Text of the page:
Cabaret Law Repealed in New York City After 91 Years

New York City’s controversial Cabaret Law has been officially repealed by the New York City Council. The law that was originally passed 91 years ago made it illegal to dance in a New York City bar unless the establishment cleared a lot of red tape and paid a $1,000 fee to the city. While New York City has more than 23,000 bars and nightclubs, less than 2,300 hold cabaret licenses.

The repeal that was first proposed by Brooklyn councilman Rafael Espinal whose district includes D.I.Y. and other establishments around the city must first be signed by the mayor who made it public last month that he supported revealing the law. Owners will still need to make sure that security is top-notch at these facilities including having security cameras and security officers.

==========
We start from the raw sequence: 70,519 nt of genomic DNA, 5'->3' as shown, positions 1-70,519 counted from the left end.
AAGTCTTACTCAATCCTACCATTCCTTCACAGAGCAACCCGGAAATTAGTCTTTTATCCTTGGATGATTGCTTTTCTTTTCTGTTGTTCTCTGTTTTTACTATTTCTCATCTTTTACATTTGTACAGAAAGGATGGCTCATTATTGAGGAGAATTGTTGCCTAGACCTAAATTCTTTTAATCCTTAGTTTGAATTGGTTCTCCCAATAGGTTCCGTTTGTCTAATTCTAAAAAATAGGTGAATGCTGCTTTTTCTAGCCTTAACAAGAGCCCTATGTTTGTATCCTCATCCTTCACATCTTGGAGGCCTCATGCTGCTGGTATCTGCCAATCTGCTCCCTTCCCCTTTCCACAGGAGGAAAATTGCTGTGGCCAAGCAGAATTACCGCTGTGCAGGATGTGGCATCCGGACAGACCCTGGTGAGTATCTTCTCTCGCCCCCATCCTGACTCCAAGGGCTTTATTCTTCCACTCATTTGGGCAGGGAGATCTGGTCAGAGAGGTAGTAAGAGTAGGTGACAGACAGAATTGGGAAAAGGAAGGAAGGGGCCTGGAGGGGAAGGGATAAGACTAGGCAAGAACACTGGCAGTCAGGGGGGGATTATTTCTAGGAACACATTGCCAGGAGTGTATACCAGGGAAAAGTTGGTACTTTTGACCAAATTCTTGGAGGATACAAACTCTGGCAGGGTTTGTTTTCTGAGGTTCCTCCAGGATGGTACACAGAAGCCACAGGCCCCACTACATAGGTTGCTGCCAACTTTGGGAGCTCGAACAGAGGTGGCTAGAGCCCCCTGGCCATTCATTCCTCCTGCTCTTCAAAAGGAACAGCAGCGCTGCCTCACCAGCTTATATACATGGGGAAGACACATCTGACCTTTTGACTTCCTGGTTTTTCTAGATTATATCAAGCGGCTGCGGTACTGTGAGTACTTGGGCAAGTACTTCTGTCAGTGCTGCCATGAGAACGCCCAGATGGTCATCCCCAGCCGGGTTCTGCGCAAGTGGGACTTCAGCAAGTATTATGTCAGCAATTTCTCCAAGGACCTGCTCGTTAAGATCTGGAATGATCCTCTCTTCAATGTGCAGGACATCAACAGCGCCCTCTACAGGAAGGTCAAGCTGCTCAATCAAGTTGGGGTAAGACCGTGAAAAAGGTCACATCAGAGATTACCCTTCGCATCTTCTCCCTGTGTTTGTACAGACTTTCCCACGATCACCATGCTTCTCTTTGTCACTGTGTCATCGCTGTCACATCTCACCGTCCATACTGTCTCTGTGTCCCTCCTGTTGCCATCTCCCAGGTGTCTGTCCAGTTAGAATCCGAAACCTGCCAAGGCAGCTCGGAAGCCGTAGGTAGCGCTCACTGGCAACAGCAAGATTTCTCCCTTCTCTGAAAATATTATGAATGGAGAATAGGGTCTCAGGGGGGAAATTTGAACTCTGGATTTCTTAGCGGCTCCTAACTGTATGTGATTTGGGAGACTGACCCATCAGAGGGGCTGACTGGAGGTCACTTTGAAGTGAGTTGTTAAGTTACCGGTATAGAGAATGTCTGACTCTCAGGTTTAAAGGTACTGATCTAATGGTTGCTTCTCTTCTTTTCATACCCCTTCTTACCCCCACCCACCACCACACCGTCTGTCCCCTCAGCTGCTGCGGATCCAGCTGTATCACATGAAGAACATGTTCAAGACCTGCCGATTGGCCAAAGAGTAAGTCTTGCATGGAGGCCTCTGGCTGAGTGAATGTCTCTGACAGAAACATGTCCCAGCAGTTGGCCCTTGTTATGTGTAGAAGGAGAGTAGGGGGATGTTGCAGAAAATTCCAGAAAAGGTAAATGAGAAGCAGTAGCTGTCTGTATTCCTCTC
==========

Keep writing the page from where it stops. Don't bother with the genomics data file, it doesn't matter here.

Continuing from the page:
Many musicians including Buddy Holiday and Frank Sinatra have complained that the law hurt their business. While largely ignored during certain parts of the city’s history, the law was originally passed to help police officers control speakeasies during Prohibition. The law also limited the number of musicians that could perform on stage at one time to one or two.

Espinal and others have supported the law’s repeal since he got in trouble with it in 2013 when the police went out to investigate a noise complaint at his business. While Espinal is still angry about having to pay a fine after that night, there is little doubt that one of the reasons he strongly supports passing the law now is the interest in electronic dance music.

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